Consistent with this thesis is the refusal in Shuster v. McDermit, 104 N.J.L. 58 ( E. A. 1928) to charge a deputy fire chief with the negligence of his subordinate driver. Although a right to control undoubtedly existed in the deputy, yet the driver was not employed by the deputy to further the deputy's interests.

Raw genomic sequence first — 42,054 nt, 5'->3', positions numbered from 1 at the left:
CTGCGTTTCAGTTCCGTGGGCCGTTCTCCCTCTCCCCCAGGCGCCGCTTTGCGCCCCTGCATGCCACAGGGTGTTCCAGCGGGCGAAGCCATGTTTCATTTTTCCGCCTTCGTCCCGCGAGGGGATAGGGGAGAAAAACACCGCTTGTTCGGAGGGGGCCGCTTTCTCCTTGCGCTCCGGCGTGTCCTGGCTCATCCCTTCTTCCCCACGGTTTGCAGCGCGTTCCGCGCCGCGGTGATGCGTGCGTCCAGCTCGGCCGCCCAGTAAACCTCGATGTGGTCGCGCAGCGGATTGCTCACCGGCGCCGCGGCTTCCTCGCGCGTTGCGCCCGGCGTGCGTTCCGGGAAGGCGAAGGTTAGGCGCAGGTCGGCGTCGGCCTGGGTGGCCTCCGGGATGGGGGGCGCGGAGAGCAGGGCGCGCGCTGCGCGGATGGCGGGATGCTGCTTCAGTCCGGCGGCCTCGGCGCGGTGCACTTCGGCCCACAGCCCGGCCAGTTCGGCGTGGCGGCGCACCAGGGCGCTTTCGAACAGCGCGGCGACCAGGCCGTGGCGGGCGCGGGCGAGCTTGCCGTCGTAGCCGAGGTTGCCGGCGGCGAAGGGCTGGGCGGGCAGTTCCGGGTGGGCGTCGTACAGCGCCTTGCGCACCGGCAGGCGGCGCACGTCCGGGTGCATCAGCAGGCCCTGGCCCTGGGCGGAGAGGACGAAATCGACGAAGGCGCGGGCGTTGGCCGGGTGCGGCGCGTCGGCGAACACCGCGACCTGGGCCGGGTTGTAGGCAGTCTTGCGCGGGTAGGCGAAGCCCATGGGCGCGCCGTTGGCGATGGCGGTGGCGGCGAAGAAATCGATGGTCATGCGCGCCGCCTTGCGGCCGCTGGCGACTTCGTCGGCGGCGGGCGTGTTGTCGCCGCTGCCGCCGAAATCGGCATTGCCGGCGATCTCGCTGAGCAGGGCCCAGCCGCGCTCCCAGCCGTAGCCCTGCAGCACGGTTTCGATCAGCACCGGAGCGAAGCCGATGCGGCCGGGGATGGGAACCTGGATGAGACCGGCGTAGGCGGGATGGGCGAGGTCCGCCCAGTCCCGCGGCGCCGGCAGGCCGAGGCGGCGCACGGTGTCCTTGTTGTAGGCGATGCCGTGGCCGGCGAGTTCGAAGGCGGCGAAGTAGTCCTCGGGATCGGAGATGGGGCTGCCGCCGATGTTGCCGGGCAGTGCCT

The right of control as to the manner of doing the work is of significance in those situations in which the issue is whether an individual is acting in his own interest as an independent contractor, or is acting as an employee in the interest of the party who engages him. There, that right of control is merely one of the pertinent factors, (see sec. 220 (2) of the Restatement of the Law of Agency), and it assumes a dominant role primarily in those instances in which the work, conditions of work, and mode of payment are substantially consistent with both the relationship of employment and of independent contractor. See, for example, Cappadonna v. Passaic Motor, Inc., 136 N.J.L. 299 ( Sup. Ct. 1947), affirmed on opinion below, 137 N.J.L. 661 ( E. A. 1948). But if the relationship of employer-employee is found, the employer is held to account for the negligence of the employee, not because the right of control bears some meaningful connection with the happening of the accident, but rather because the finding of employment brings into play the public policy mentioned above. In short the independent contractor is deemed to be furthering his own interests, whereas the employee is deemed to be furthering the interests of his employer, and on that basis the ultimate responsibility is distributed, in a rough way, among economic entrepreneurs.